|Publication number||US5077110 A|
|Application number||US 07/463,898|
|Publication date||Dec 31, 1991|
|Filing date||Jan 9, 1990|
|Priority date||Oct 19, 1988|
|Publication number||07463898, 463898, US 5077110 A, US 5077110A, US-A-5077110, US5077110 A, US5077110A|
|Inventors||Steven J. Medwin|
|Original Assignee||E. I. Du Pont De Nemours And Company|
|Export Citation||BiBTeX, EndNote, RefMan|
|Patent Citations (2), Referenced by (3), Classifications (13), Legal Events (6)|
|External Links: USPTO, USPTO Assignment, Espacenet|
This is a division of application Ser. No. 07/347,054, filed 5/4/89 now U.S. Pat. No. 4,927,581 and a continuation-in-part of copending application Ser. No. 07/259,837 filed Oct. 19, 1988 abandoned.
This invention relates to an apparatus and a method for shaping fiber reinforced resin matrix materials. More particularly, the invention relates to an apparatus and method used to shape the material while substantially maintaining the orientation of the fibers in the material relative to each other and the product thereof.
It is known that many thermoplastic resin materials can be shaped by means of various metal forming techniques, such as deep drawing, stretch forming, stamping, binding, etc. It is also known to reinforce the resin material with fibers such as glass, carbon, aramids and the like to provide higher strength, impact resistance and dimensional stability. However, the shaping processes of the prior art when applied to resin material structures that have fibers oriented in multiple directions suffer from the inability to maintain the orientation of the fibers relative to each other during the shaping of the structure. In many cases this leads to lower mechanical strength. One way to overcome this problem has been to hand lay-up the shaped structure from discrete segments of the fiber reinforced resin material, then consolidate the hand layed-up material into final form and in this manner control fiber orientation. This process is very labor intensive, time consuming and costly.
According to the present invention, a method has been developed which facilitates the shaping of fiber reinforced resin matrix structures from a straight stock shape and provides a method of controlling orientation of the fibers in the structure without the need to hand lay-up the structure. More specifically, the method of shaping into a predefined path an elongated composite structure of resin matrix reinforced with fibers comprises the steps of:
a) defining said path as a plurality of component lengths;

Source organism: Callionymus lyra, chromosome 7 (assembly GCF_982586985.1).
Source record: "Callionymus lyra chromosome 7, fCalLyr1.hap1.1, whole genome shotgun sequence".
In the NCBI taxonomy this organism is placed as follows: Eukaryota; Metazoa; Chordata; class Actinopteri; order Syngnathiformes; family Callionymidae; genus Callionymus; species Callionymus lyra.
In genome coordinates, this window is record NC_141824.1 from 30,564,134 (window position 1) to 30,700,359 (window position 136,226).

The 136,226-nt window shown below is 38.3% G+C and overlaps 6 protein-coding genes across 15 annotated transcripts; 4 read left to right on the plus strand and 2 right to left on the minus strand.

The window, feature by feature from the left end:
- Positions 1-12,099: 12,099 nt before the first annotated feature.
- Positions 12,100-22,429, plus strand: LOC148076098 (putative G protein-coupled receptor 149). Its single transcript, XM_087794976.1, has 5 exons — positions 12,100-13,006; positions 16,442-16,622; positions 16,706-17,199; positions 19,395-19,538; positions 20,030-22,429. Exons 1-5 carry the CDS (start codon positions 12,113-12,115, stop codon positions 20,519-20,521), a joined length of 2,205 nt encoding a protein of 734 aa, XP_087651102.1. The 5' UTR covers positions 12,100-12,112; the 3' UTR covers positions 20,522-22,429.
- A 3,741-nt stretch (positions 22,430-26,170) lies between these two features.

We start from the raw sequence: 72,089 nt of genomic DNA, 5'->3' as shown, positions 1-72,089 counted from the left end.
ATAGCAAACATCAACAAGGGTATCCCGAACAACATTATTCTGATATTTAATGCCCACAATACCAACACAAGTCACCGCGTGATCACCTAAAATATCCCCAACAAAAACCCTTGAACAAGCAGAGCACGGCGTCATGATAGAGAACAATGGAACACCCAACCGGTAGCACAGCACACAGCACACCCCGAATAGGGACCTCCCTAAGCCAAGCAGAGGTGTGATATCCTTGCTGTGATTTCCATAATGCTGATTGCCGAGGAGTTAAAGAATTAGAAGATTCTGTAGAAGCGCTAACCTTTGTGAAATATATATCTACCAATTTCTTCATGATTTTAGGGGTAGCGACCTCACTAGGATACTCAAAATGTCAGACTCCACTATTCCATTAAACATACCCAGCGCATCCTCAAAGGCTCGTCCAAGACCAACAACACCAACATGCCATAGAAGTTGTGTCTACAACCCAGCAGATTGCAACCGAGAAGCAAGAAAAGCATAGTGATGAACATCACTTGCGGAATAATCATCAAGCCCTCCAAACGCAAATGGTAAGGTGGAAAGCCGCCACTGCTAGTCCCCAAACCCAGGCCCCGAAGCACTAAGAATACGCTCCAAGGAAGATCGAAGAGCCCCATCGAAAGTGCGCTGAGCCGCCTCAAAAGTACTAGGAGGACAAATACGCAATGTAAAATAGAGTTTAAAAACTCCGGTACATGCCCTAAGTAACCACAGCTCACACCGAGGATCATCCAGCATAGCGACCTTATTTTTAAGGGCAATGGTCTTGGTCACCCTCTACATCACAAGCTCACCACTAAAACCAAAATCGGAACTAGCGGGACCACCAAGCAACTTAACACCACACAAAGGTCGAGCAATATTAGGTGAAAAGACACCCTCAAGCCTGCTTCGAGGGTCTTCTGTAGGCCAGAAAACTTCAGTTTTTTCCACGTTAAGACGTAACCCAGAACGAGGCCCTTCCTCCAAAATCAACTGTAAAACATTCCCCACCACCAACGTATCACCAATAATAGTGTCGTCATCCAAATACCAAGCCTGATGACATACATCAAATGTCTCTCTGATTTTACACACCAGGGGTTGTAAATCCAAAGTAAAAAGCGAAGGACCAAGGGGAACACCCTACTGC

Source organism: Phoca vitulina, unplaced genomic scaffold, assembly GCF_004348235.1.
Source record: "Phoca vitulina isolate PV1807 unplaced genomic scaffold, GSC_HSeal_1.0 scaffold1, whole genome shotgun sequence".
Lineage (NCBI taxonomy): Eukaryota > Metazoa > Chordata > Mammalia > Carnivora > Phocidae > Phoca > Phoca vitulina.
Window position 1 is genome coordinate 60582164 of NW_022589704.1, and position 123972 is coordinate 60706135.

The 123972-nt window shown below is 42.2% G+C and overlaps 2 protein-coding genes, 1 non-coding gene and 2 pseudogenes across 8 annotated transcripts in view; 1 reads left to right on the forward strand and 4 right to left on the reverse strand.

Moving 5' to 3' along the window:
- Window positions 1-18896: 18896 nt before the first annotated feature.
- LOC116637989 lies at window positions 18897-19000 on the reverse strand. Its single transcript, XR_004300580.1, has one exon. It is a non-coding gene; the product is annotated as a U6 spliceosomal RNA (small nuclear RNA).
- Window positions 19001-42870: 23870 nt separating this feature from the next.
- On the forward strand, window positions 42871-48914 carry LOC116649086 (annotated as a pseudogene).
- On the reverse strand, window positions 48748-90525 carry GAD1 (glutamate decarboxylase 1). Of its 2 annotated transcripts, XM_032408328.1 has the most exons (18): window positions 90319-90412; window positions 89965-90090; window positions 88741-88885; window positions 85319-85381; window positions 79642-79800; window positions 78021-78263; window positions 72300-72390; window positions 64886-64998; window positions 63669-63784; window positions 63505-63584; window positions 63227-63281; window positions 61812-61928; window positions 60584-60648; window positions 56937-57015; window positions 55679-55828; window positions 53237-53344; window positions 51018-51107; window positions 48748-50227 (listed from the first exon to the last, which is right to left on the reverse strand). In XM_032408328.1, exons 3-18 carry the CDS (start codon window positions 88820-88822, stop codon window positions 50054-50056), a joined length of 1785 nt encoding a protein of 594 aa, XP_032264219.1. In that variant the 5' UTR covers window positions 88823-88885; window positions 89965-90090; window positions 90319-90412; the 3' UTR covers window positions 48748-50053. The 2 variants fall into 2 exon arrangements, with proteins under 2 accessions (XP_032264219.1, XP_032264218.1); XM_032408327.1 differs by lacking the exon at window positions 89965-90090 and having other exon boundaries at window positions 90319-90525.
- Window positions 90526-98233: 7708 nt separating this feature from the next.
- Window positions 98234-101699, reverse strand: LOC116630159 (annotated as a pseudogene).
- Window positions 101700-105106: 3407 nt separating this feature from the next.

b) stretching said structure from each of its ends by applying a force to each end along its longitudinal axis to shape the structure into successive component lengths defined by said path;
c) heating said structure intermediate its ends while stretching the structure according to step (b);
d) holding each formed component length of the structure in place while successive component lengths are formed; and
e) cooling the structure. When the predefined path includes one or more curvilinear portions, each portion is defined as a plurality of component lengths given as dependent variables S, x, y and independent variables L, R and Θ; where
x,y are coordinates of points that generate the cam track path of the apparatus for forming the shaped structure
L is the length of the unformed material
S is the intermediate arc length of one of component sections
R is the radius of curvature of the arc S
D is the offset distance of the x,y coordinates from a line tangent to the arc S at its end point T
Θ is the angular location of the coordinate of the tangent point T
a) expressing x and y as a function of the independent variables L, R, D and Θ such that when S=R (90-Θ), then
x=R cos (Θ)+(L-S) sin (Θ)+D cos (Θ)
y=R sin (Θ)-(L-S) cos (Θ)+D sin (Θ)
b) deriving x and y; and
c) shaping said composite from a straight length fiber reinforced resin matrix material by stretching said straight length in a path defined by said x,y coordinates.
Preferably the fibers are randomly broken and are oriented in transverse and non-transverse directions with respect to the longitudinal axis of the structure. The hold step (b) maintains the orientation of the fibers relative to one another within about ±5 degrees of their orientation to the longitudinal axis of the shaped structure.
In a preferred embodiment, the shapes are enclosed within thin aluminum sheeting, preferably in the range of 1/32 to 1/8 inch thick depending on the size and geometry of the part to be formed. The purpose of the aluminum sheeting covering the composite material is to maintain the integrity of the softened thermoplastic material during forming. Other materials may be used when the process conditions, such as time, temperature or pressure require them. After the part is formed, then the aluminum or other material is removed.
The product is defined as an elongated composite structure shaped into a predefined path, said path having curvilinear portions, each portion being defined by a radius of curvature about a center, said structure comprising: a resin matrix reinforced with fibers, said fibers being oriented with respect to the longitudinal axis of said structure in substantially transverse and non-transverse directions, said fibers oriented in the non-transverse directions of a curvilinear portion being curved with respect to the center for the radius of that curvilinear portion, said fibers oriented in the transverse direction of a curvilinear portion being directed toward the center for the radius of curvature of that curvilinear portion.